My visit to Koya San
This is me in a temple garden.
Kôyasan is home to an active monastic center founded twelve centuries ago by the priest Kûkai (posthumously known as Kôbô Daishi) for the study and practice of Esoteric Buddhism. It is the headquarters of the Kôyasan sect of Shingon Buddhism, a faith with a wide following throughout Japan.
Situated on a small plain at the top of Mount Kôya is the sacred area known as the Danjô Garan, a complex of temples, halls, pagodas and Buddhist statuary that welcome visitors to this serene and hallowed place.
Surrounded by a thick forest of massive cedars, the area known as Okuno-in, or the Inner Sanctuary, the mausoleum of Kūkai, surrounded by an immense graveyard (the largest in Japan) it features numerous famous Japanese, including that of the samurai ruler Toyotomi Hideyoshi (or Taikô Hideyoshi) as well as memorials to the spirits of soldiers killed in the Pacific War.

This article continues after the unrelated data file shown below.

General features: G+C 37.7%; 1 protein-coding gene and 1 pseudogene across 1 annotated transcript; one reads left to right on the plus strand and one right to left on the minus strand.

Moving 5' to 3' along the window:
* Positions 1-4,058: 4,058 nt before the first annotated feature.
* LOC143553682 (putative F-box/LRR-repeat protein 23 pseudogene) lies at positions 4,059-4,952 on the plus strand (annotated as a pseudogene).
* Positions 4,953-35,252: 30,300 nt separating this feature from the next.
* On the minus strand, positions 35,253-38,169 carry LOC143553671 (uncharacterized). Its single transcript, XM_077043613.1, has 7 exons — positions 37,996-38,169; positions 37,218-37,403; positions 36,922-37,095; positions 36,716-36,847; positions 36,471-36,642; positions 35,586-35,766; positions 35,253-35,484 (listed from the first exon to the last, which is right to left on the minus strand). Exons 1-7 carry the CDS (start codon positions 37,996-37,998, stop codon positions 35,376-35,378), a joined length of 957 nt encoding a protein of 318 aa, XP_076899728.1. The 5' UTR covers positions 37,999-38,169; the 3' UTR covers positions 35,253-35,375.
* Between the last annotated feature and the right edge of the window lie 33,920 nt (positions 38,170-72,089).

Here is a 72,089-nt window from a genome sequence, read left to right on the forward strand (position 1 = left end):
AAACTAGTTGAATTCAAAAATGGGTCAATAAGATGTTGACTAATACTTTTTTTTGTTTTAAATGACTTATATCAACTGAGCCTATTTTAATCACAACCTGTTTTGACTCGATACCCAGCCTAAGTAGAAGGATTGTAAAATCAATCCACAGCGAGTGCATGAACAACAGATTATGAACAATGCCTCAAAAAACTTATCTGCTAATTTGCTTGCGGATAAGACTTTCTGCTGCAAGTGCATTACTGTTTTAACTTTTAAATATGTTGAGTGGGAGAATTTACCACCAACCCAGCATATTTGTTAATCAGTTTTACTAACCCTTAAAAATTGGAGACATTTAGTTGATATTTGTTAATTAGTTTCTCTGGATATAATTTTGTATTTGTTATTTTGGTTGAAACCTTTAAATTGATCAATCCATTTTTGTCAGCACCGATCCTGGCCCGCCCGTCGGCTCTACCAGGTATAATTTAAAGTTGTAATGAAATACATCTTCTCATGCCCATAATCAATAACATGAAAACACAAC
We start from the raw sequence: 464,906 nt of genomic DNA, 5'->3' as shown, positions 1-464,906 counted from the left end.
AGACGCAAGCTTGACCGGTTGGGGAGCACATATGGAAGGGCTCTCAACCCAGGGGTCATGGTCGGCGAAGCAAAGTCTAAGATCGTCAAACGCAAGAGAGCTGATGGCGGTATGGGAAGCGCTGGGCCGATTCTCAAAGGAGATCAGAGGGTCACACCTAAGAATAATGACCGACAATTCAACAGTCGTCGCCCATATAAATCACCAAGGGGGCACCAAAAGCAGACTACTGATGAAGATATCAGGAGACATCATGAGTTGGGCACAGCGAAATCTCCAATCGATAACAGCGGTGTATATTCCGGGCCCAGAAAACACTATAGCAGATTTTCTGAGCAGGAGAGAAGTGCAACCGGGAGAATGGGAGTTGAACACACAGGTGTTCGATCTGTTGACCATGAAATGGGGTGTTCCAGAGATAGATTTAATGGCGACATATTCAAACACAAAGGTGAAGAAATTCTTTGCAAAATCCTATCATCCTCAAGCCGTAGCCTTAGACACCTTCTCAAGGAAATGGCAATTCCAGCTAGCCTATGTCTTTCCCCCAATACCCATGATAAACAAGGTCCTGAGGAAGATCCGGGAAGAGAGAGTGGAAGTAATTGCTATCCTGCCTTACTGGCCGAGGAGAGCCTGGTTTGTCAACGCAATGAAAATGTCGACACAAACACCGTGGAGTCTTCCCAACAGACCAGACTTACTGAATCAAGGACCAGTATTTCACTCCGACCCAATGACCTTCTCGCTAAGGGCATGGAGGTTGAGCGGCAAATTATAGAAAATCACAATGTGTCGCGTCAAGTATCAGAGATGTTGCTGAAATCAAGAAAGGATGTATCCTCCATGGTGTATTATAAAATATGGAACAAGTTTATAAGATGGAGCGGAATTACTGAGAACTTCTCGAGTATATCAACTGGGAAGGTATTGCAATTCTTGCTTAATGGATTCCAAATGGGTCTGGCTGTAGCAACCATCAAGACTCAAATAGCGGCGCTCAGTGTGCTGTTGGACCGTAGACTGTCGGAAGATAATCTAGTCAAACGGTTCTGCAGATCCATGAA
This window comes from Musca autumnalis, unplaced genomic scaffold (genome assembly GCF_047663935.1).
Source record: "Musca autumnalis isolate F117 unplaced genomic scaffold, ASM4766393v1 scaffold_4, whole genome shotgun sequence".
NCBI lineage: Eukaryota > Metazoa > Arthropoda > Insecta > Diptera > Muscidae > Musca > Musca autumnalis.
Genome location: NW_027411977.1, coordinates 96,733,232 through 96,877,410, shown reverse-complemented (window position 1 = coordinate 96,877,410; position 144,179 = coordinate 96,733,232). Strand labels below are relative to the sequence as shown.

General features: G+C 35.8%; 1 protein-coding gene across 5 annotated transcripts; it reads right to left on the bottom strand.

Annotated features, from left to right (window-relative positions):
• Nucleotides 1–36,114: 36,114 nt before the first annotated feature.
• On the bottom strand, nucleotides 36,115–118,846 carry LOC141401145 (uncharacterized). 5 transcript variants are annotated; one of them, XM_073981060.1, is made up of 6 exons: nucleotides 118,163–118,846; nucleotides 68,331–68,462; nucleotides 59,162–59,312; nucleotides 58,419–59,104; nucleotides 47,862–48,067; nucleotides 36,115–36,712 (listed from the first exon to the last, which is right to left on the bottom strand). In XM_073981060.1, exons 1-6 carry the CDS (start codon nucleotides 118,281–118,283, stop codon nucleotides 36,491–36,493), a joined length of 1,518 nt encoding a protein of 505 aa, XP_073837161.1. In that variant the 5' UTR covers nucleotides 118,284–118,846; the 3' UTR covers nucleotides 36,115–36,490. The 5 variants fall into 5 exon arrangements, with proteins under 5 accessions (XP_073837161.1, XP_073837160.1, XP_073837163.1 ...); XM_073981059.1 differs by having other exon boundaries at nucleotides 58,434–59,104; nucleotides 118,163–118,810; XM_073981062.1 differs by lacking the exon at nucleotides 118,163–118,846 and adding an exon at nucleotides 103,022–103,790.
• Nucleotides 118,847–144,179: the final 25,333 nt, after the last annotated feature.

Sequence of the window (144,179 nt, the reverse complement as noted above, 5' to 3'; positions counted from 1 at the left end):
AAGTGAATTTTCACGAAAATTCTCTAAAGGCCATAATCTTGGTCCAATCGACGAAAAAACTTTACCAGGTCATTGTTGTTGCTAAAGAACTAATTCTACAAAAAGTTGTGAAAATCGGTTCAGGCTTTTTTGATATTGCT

In 2004, UNESCO designated Mt. Koya, along with two other locations on the Kii Peninsula, as World Heritage Sites.
I drove to Mt Koya,with my Okaasan,Goda san and Grace (another exchange student,from Detroit).
It was a beautiful, bright and rainy Sunday.
The whole road was washed fresh. And the rain was sharp for the most part of it.
Driving up the Koya mountain,was like no other.
The path was canopied by the tallest,greenest and most serene umbrella of cryptomeria (すぎ） trees.